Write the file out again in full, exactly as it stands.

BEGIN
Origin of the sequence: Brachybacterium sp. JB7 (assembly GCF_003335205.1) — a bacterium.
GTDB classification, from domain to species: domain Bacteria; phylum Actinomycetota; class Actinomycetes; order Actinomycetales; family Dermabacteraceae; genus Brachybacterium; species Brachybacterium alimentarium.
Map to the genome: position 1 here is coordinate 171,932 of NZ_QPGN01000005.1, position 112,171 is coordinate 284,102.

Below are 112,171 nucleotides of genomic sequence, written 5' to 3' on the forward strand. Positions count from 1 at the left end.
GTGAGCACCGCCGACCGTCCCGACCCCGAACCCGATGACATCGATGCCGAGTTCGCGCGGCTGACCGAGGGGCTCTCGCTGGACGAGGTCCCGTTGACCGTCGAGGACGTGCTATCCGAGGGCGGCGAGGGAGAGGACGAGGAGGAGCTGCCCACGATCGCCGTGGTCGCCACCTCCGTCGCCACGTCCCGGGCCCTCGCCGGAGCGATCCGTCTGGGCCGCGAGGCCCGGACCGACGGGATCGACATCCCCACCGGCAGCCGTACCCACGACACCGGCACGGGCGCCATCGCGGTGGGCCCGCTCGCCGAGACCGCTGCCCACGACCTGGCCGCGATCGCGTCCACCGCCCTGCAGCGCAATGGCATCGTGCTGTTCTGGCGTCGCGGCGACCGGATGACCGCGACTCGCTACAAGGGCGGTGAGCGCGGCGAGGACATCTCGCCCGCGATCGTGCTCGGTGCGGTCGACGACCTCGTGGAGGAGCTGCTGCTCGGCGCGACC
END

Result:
Origin of the sequence: Brachybacterium sp. JB7 (assembly GCF_003335205.1) — a bacterium.
GTDB classification, from domain to species: domain Bacteria; phylum Actinomycetota; class Actinomycetes; order Actinomycetales; family Dermabacteraceae; genus Brachybacterium; species Brachybacterium alimentarium.
Map to the genome: position 1 here is coordinate 171,932 of NZ_QPGN01000005.1, position 112,171 is coordinate 284,102.

Below are 112,171 nucleotides of genomic sequence, written 5' to 3' on the forward strand. Positions count from 1 at the left end.
GTGAGCACCGCCGACCGTCCCGACCCCGAACCCGATGACATCGATGCCGAGTTCGCGCGGCTGACCGAGGGGCTCTCGCTGGACGAGGTCCCGTTGACCGTCGAGGACGTGCTATCCGAGGGCGGCGAGGGAGAGGACGAGGAGGAGCTGCCCACGATCGCCGTGGTCGCCACCTCCGTCGCCACGTCCCGGGCCCTCGCCGGAGCGATCCGTCTGGGCCGCGAGGCCCGGACCGACGGGATCGACATCCCCACCGGCAGCCGTACCCACGACACCGGCACGGGCGCCATCGCGGTGGGCCCGCTCGCCGAGACCGCTGCCCACGACCTGGCCGCGATCGCGTCCACCGCCCTGCAGCGCAATGGCATCGTGCTGTTCTGGCGTCGCGGCGACCGGATGACCGCGACTCGCTACAAGGGCGGTGAGCGCGGCGAGGACATCTCGCCCGCGATCGTGCTCGGTGCGGTCGACGACCTCGTGGAGGAGCTGCTGCTCGGCGCGACC